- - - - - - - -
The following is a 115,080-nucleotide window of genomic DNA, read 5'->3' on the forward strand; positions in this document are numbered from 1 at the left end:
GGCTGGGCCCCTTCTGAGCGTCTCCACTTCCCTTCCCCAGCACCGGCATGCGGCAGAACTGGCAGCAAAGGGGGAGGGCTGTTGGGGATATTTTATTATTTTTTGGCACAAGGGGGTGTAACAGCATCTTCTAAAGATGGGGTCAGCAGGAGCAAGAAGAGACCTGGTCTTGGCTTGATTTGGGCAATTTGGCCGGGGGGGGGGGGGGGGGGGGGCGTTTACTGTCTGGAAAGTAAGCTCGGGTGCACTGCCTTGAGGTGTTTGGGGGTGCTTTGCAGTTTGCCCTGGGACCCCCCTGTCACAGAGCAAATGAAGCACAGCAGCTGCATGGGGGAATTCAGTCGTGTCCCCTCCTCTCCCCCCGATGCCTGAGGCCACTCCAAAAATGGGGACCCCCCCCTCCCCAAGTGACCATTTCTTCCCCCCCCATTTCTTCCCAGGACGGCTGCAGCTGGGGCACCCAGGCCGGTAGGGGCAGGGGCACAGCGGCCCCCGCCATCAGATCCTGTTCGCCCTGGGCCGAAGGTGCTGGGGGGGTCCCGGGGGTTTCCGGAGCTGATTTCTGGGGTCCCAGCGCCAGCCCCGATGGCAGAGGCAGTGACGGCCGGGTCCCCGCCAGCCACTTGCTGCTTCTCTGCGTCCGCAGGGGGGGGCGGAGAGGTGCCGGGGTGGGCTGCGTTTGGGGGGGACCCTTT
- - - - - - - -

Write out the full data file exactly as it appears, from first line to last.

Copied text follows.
The following is a 115,080-nucleotide window of genomic DNA, read 5'->3' on the forward strand; positions in this document are numbered from 1 at the left end:
GGCTGGGCCCCTTCTGAGCGTCTCCACTTCCCTTCCCCAGCACCGGCATGCGGCAGAACTGGCAGCAAAGGGGGAGGGCTGTTGGGGATATTTTATTATTTTTTGGCACAAGGGGGTGTAACAGCATCTTCTAAAGATGGGGTCAGCAGGAGCAAGAAGAGACCTGGTCTTGGCTTGATTTGGGCAATTTGGCCGGGGGGGGGGGGGGGGGGGGGCGTTTACTGTCTGGAAAGTAAGCTCGGGTGCACTGCCTTGAGGTGTTTGGGGGTGCTTTGCAGTTTGCCCTGGGACCCCCCTGTCACAGAGCAAATGAAGCACAGCAGCTGCATGGGGGAATTCAGTCGTGTCCCCTCCTCTCCCCCCGATGCCTGAGGCCACTCCAAAAATGGGGACCCCCCCCTCCCCAAGTGACCATTTCTTCCCCCCCCATTTCTTCCCAGGACGGCTGCAGCTGGGGCACCCAGGCCGGTAGGGGCAGGGGCACAGCGGCCCCCGCCATCAGATCCTGTTCGCCCTGGGCCGAAGGTGCTGGGGGGGTCCCGGGGGTTTCCGGAGCTGATTTCTGGGGTCCCAGCGCCAGCCCCGATGGCAGAGGCAGTGACGGCCGGGTCCCCGCCAGCCACTTGCTGCTTCTCTGCGTCCGCAGGGGGGGGCGGAGAGGTGCCGGGGTGGGCTGCGTTTGGGGGGGACCCTTT